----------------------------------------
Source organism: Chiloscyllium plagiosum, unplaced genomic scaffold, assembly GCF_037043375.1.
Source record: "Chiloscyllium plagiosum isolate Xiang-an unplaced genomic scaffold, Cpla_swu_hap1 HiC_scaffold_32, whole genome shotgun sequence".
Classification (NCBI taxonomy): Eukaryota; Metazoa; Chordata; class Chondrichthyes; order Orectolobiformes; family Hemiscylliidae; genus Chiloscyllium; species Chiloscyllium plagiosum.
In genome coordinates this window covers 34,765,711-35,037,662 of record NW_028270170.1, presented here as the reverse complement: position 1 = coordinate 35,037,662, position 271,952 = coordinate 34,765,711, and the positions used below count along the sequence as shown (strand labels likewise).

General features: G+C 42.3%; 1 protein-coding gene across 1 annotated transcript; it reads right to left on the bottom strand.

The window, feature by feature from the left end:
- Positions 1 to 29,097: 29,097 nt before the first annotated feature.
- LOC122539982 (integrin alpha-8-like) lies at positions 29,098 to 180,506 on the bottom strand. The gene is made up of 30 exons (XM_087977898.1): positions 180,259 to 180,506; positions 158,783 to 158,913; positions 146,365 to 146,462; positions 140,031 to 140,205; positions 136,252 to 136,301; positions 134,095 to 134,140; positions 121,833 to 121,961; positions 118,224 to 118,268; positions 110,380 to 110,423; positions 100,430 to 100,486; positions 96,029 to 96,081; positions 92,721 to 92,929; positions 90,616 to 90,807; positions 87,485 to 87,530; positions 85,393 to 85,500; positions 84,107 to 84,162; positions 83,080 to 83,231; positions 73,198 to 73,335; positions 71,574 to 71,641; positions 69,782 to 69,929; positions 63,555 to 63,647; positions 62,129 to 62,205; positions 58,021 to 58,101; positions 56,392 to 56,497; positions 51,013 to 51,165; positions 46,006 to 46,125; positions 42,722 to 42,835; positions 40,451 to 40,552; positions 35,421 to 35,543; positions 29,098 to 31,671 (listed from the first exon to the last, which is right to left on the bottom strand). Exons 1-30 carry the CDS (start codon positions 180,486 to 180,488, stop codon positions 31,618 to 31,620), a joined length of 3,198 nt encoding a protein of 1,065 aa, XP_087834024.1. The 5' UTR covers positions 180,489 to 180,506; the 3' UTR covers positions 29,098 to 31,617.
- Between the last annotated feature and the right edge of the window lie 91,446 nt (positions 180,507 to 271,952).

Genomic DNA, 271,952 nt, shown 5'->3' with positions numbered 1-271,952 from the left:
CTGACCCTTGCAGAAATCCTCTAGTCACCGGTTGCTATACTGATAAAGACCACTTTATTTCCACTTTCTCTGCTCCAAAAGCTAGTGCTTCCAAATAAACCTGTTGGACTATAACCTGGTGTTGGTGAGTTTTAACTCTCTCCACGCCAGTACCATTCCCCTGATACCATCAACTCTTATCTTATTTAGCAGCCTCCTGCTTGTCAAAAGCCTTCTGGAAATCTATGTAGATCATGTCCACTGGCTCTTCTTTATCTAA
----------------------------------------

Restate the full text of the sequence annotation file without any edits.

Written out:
Source organism: Chiloscyllium plagiosum, unplaced genomic scaffold, assembly GCF_037043375.1.
Source record: "Chiloscyllium plagiosum isolate Xiang-an unplaced genomic scaffold, Cpla_swu_hap1 HiC_scaffold_32, whole genome shotgun sequence".
Classification (NCBI taxonomy): Eukaryota; Metazoa; Chordata; class Chondrichthyes; order Orectolobiformes; family Hemiscylliidae; genus Chiloscyllium; species Chiloscyllium plagiosum.
In genome coordinates this window covers 34,765,711-35,037,662 of record NW_028270170.1, presented here as the reverse complement: position 1 = coordinate 35,037,662, position 271,952 = coordinate 34,765,711, and the positions used below count along the sequence as shown (strand labels likewise).

General features: G+C 42.3%; 1 protein-coding gene across 1 annotated transcript; it reads right to left on the bottom strand.

The window, feature by feature from the left end:
- Positions 1 to 29,097: 29,097 nt before the first annotated feature.
- LOC122539982 (integrin alpha-8-like) lies at positions 29,098 to 180,506 on the bottom strand. The gene is made up of 30 exons (XM_087977898.1): positions 180,259 to 180,506; positions 158,783 to 158,913; positions 146,365 to 146,462; positions 140,031 to 140,205; positions 136,252 to 136,301; positions 134,095 to 134,140; positions 121,833 to 121,961; positions 118,224 to 118,268; positions 110,380 to 110,423; positions 100,430 to 100,486; positions 96,029 to 96,081; positions 92,721 to 92,929; positions 90,616 to 90,807; positions 87,485 to 87,530; positions 85,393 to 85,500; positions 84,107 to 84,162; positions 83,080 to 83,231; positions 73,198 to 73,335; positions 71,574 to 71,641; positions 69,782 to 69,929; positions 63,555 to 63,647; positions 62,129 to 62,205; positions 58,021 to 58,101; positions 56,392 to 56,497; positions 51,013 to 51,165; positions 46,006 to 46,125; positions 42,722 to 42,835; positions 40,451 to 40,552; positions 35,421 to 35,543; positions 29,098 to 31,671 (listed from the first exon to the last, which is right to left on the bottom strand). Exons 1-30 carry the CDS (start codon positions 180,486 to 180,488, stop codon positions 31,618 to 31,620), a joined length of 3,198 nt encoding a protein of 1,065 aa, XP_087834024.1. The 5' UTR covers positions 180,489 to 180,506; the 3' UTR covers positions 29,098 to 31,617.
- Between the last annotated feature and the right edge of the window lie 91,446 nt (positions 180,507 to 271,952).

Genomic DNA, 271,952 nt, shown 5'->3' with positions numbered 1-271,952 from the left:
CTGACCCTTGCAGAAATCCTCTAGTCACCGGTTGCTATACTGATAAAGACCACTTTATTTCCACTTTCTCTGCTCCAAAAGCTAGTGCTTCCAAATAAACCTGTTGGACTATAACCTGGTGTTGGTGAGTTTTAACTCTCTCCACGCCAGTACCATTCCCCTGATACCATCAACTCTTATCTTATTTAGCAGCCTCCTGCTTGTCAAAAGCCTTCTGGAAATCTATGTAGATCATGTCCACTGGCTCTTCTTTATCTAA